What do Chuck Biscuits (DOA/Danzig), Bill Stevenson (Black Flag, Descendents, ALL), Virus X (Articles Of Faith), and Spit Stix (Fear) have in common? They are some of my favorite drummers of all time. The energy these drummers produced was mind-blowing to me as a young self-taught drummer in Chicago. I would sit in my parents’ basement, put on my records, and play along. I would get the chance to see all these drummers perform except for Spit Stix. This was a real bummer because he does some amazing beats that even today I think, “How did he do that?”
Starting with my first band in 1982, Political Justice? (yes, with a question mark), I wanted to try to emulate these drummers. The vibrant punk rock scene in Chicago gave me the chance to see some of the best drummers in action. I wasn’t necessarily into playing really fast as I was into playing hard. I didn’t really come of age in my skills until I joined God’s Acre in 1986. We were doing stuff that would later become popular with help from the influential Sub Pop label out of Seattle.
In 1988, I switched up punk/grunge for the punk/rock outfit Rights Of The Accused. I had seen them many times and was very familiar with the music. My predecessor, Anthony Illarde, was one of those drummers you wanted to be. He was quick, rock solid–and his stage presence was incredible. I had to up my game to fill the slot. Rights Of The Accused was the first band I did any major touring with. Although I made singles with my two previous bands, ROTA signed to the BMG/Noise International label and toured a lot. On the last day of high school, instead of going to parties I jumped in the tour van and hit the road.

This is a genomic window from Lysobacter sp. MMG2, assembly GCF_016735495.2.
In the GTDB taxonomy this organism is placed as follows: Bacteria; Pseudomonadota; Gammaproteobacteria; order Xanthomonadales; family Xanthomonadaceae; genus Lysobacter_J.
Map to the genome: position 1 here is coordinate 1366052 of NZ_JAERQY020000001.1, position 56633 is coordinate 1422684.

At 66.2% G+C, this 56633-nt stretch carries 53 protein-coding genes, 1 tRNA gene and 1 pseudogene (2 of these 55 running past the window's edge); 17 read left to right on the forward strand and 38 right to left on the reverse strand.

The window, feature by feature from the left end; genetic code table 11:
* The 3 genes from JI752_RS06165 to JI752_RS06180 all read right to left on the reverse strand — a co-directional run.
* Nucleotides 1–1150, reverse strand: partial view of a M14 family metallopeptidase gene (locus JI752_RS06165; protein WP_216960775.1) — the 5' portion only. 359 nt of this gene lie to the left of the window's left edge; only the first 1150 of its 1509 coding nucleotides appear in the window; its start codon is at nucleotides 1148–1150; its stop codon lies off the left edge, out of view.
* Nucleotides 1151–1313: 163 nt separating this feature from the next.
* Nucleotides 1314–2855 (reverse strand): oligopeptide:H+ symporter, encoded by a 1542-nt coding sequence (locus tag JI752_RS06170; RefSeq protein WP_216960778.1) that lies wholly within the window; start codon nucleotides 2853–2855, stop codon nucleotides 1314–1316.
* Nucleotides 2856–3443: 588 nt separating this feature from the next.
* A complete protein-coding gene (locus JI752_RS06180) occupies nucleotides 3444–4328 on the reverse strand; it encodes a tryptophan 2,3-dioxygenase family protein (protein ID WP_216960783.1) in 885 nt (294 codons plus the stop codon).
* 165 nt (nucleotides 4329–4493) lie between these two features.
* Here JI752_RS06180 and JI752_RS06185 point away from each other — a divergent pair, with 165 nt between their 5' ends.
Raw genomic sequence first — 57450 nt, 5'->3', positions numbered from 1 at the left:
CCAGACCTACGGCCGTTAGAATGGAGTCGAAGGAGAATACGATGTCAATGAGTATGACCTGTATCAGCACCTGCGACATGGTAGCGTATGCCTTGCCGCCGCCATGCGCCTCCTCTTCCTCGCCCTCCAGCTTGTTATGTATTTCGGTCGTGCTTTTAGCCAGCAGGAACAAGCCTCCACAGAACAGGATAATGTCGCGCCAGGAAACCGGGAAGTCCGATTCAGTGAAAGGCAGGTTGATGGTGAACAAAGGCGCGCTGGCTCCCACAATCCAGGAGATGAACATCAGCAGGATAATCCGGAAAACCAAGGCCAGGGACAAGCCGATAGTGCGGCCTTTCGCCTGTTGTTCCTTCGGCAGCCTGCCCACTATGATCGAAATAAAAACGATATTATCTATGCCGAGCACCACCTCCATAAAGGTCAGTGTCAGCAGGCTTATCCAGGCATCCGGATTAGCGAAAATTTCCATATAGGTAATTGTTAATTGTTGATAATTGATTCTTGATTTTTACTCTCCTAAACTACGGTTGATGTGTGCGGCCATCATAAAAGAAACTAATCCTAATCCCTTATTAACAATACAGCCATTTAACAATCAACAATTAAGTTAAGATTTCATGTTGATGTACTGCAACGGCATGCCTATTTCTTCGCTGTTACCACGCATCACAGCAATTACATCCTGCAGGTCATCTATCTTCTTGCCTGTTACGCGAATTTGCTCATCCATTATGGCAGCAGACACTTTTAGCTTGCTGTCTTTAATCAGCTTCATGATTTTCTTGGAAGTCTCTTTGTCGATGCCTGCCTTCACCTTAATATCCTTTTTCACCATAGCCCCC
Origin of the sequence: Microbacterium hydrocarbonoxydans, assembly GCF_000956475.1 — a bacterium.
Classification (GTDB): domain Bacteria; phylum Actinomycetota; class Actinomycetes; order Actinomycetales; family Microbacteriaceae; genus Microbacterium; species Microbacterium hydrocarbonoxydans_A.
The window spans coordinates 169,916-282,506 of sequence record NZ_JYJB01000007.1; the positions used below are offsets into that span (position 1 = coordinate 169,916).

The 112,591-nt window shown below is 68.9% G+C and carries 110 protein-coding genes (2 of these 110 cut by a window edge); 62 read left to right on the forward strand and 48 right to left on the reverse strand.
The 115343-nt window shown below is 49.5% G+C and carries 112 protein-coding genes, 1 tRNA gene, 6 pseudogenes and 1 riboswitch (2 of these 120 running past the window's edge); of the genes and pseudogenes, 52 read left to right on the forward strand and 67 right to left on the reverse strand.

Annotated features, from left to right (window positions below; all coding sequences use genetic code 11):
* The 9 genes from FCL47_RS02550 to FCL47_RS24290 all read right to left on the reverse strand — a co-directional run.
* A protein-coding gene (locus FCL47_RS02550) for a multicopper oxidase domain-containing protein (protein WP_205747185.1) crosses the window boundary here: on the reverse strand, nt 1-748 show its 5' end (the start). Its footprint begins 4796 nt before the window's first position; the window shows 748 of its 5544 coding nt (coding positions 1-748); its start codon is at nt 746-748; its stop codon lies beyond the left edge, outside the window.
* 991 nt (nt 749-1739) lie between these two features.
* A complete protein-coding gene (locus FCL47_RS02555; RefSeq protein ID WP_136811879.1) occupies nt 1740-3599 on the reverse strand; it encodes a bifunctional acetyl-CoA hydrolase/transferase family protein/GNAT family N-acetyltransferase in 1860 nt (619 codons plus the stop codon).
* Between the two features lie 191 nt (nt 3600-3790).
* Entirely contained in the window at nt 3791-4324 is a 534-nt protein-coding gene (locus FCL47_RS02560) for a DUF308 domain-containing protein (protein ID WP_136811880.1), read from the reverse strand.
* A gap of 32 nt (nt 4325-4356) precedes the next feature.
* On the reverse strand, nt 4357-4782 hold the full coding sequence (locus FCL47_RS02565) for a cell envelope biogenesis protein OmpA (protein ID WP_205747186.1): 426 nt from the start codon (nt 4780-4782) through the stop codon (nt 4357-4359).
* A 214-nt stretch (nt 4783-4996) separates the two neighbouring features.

In 1992 ROTA broke up, and few months later Wes Kidd (who was also in Political Justice? and ROTA) and I formed Triple Fast Action. In 1994, we signed a deal with Capitol Records and we were living the dream. TFA’s music, in my opinion, was some of my best work. I never really experimented with dynamics until TFA. It opened new doors I’d never explored, and I was teaching myself to do things I never imagined.
In May of ’98, after two albums–1996’s Broadcaster (Capitol) and 1997’s Cattlemen Don’t (Deep Elm)–TFA played our last show. I packed up and moved to New York, where I started my new life behind the scenes. I was Liz Phair’s tour manager for about eight months, and then I got a call from Cheap Trick. Bun E Carlos was looking for a drum tech. I jumped at the chance. After all, I had always been a fan of Cheap Trick. Dream Police was the first album I used my own money to buy when I was a kid. So it was an amazing opportunity to work for them. I got to watch Bun E warm up and do sound checks, and I got my own front-row seat each night. My last show as drum tech was at their twenty-fifth-anniversary show in Rockford, Illinois. Two months after this show, I was back behind the drums as half of the Chicago duo Local H.
I thought I had intense energy in my previous bands. But I had no idea what I was capable of until joining Local H. Playing with Local H is a full cardio workout every night. I have to fill half the stage. (We set up side by side at the front of the stage.) Playing with Local H brings me back to my roots. It reminds me why I started playing in the first place. I want to be like Chuck, Bill, Virus, and Spit.
Local H will be on tour in May and June in support of the new album, 12 Angry Months (Shout! Factory), available online and in stores this coming May 13. Brian St. Clair can be contacted directly at [email protected] or at myspace.com/brianstclair. For more info, go to localh.com or myspace.com/localh.
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